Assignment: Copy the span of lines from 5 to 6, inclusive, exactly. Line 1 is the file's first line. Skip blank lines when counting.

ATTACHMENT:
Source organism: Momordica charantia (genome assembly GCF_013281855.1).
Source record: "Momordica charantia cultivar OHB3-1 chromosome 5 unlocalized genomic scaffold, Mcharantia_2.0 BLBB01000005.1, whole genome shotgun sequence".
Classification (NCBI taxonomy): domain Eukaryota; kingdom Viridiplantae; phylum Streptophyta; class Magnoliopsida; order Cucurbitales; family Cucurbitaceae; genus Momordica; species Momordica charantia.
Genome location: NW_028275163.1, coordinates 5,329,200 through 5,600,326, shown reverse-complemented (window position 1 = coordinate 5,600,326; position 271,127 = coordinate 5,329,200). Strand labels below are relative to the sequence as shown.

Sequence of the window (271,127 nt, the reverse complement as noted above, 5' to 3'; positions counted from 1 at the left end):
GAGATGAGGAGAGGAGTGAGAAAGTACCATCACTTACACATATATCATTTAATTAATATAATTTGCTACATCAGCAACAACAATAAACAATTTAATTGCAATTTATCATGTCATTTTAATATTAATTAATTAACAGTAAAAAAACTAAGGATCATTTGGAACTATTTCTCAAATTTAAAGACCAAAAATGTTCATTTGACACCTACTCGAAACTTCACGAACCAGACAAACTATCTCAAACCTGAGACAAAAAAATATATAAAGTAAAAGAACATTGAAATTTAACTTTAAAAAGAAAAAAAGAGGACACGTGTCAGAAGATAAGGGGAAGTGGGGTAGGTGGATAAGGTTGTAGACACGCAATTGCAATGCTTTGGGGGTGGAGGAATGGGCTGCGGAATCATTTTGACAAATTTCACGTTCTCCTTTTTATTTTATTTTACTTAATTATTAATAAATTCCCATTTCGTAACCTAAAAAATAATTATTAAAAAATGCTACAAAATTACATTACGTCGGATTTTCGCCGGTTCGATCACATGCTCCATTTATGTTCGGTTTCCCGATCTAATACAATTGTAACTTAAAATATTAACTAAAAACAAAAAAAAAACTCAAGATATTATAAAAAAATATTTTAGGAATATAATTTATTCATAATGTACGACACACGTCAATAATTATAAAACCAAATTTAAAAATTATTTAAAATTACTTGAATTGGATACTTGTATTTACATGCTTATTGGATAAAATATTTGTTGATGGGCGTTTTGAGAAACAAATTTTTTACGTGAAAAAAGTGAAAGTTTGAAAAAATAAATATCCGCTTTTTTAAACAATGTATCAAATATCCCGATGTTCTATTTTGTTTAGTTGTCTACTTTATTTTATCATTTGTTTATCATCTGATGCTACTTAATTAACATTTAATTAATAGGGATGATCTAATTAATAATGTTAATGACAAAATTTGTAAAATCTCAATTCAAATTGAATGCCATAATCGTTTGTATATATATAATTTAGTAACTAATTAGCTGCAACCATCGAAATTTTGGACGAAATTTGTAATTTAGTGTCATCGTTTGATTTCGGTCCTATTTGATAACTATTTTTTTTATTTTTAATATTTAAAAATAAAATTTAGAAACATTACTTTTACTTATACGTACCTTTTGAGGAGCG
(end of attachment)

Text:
Sequence of the window (271,127 nt, the reverse complement as noted above, 5' to 3'; positions counted from 1 at the left end):
GAGATGAGGAGAGGAGTGAGAAAGTACCATCACTTACACATATATCATTTAATTAATATAATTTGCTACATCAGCAACAACAATAAACAATTTAATTGCAATTTATCATGTCATTTTAATATTAATTAATTAACAGTAAAAAAACTAAGGATCATTTGGAACTATTTCTCAAATTTAAAGACCAAAAATGTTCATTTGACACCTACTCGAAACTTCACGAACCAGACAAACTATCTCAAACCTGAGACAAAAAAATATATAAAGTAAAAGAACATTGAAATTTAACTTTAAAAAGAAAAAAAGAGGACACGTGTCAGAAGATAAGGGGAAGTGGGGTAGGTGGATAAGGTTGTAGACACGCAATTGCAATGCTTTGGGGGTGGAGGAATGGGCTGCGGAATCATTTTGACAAATTTCACGTTCTCCTTTTTATTTTATTTTACTTAATTATTAATAAATTCCCATTTCGTAACCTAAAAAATAATTATTAAAAAATGCTACAAAATTACATTACGTCGGATTTTCGCCGGTTCGATCACATGCTCCATTTATGTTCGGTTTCCCGATCTAATACAATTGTAACTTAAAATATTAACTAAAAACAAAAAAAAAACTCAAGATATTATAAAAAAATATTTTAGGAATATAATTTATTCATAATGTACGACACACGTCAATAATTATAAAACCAAATTTAAAAATTATTTAAAATTACTTGAATTGGATACTTGTATTTACATGCTTATTGGATAAAATATTTGTTGATGGGCGTTTTGAGAAACAAATTTTTTACGTGAAAAAAGTGAAAGTTTGAAAAAATAAATATCCGCTTTTTTAAACAATGTATCAAATATCCCGATGTTCTATTTTGTTTAGTTGTCTACTTTATTTTATCATTTGTTTATCATCTGATGCTACTTAATTAACATTTAATTAATAGGGATGATCTAATTAATAATGTTAATGACAAAATTTGTAAAATCTCAATTCAAATTGAATGCCATAATCGTTTGTATATATATAATTTAGTAACTAATTAGCTGCAACCATCGAAATTTTGGACGAAATTTGTAATTTAGTGTCATCGTTTGATTTCGGTCCTATTTGATAACTATTTTTTTTATTTTTAATATTTAAAAATAAAATTTAGAAACATTACTTTTACTTATACGTACCTTTTGAGGAGCG